Virtual Guidebook to the Big Island of Hawai'i
Pu'uhonua O Honaunau
Island of Hawai'i Hawaii


This is one of the longest and strangest names for any unit of the national park system. Pu'uhonua is the Hawaiian term for a "place of refuge", where breakers of kapu (taboo) in the native religion could find safety from punishment. Honaunau is the name of the area, now a village. There are other places of refuge in Hawaii, notably the one at Hauola at the mouth of the Wailua River on Kaua'i.

This relatively spacious "city of refuge" (as it was once named), is bordered by a massive stone wall and contains fishponds, a sheltered landing place, and a heiau (temple). The national park property includes a stretch of coastal trail running south and several village sites. Descendants of Hawai'ian royalty still live nearby.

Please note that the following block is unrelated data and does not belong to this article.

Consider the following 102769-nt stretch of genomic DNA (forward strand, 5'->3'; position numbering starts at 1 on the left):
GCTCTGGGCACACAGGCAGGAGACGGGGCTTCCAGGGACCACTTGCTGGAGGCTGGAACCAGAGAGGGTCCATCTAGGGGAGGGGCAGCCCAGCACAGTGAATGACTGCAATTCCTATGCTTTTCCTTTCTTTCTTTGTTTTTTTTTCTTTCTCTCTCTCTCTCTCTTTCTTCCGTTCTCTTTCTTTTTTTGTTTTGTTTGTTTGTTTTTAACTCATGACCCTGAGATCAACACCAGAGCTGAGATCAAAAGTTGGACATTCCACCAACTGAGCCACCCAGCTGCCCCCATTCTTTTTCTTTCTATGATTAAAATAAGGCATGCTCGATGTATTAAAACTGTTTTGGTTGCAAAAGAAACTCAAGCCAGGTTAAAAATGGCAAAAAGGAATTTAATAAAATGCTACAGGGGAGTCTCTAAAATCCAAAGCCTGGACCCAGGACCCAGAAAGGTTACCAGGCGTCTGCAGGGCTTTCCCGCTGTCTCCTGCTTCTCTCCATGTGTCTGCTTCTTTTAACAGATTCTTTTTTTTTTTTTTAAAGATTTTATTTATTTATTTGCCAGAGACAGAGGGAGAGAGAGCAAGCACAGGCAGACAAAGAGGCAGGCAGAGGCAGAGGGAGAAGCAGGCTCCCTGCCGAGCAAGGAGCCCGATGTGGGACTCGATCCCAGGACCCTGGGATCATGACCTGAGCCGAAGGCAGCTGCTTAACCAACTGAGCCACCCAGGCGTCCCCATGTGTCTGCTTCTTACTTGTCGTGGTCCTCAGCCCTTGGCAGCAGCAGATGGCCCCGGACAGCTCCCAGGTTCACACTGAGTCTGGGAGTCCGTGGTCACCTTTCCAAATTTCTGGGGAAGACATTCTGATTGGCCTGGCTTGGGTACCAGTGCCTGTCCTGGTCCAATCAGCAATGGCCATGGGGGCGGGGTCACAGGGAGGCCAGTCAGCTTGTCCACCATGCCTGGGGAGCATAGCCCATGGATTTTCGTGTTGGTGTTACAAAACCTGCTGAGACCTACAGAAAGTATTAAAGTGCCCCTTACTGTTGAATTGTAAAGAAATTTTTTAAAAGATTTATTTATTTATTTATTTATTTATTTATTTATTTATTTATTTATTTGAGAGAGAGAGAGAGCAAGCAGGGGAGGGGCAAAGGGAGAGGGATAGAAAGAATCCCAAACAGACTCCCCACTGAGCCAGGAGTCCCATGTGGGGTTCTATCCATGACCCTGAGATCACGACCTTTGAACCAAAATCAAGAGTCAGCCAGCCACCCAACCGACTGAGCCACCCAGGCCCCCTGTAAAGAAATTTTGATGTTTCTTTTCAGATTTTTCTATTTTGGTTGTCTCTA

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A thatched shelter with a traditional canoe under construction.

(March 3, 2011)


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A small fishpond at Pu'uhonua.

(March 3, 2011)


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The Great Wall marking the boundary of the place of refuge.

(March 3, 2011)


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A heiau on the shore at Pu'uhonua.

(March 3, 2011)


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Restored Native Hawaiian heiau at Pu'uhonua o Honaunau.

(March 3, 2011)


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Reconstructed temple enclosure at Pu'uhonua o Honaunau.

(March 3, 2011)


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Carved wooden tikis front the temple at Pu'uhonua o Honaunau.

(March 3, 2011)


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The landing place at Pu'uhonua.

(March 3, 2011)


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Honaunau Bay and landing adjacent to Pu'uhonua o Honaunau.

(March 3, 2011)


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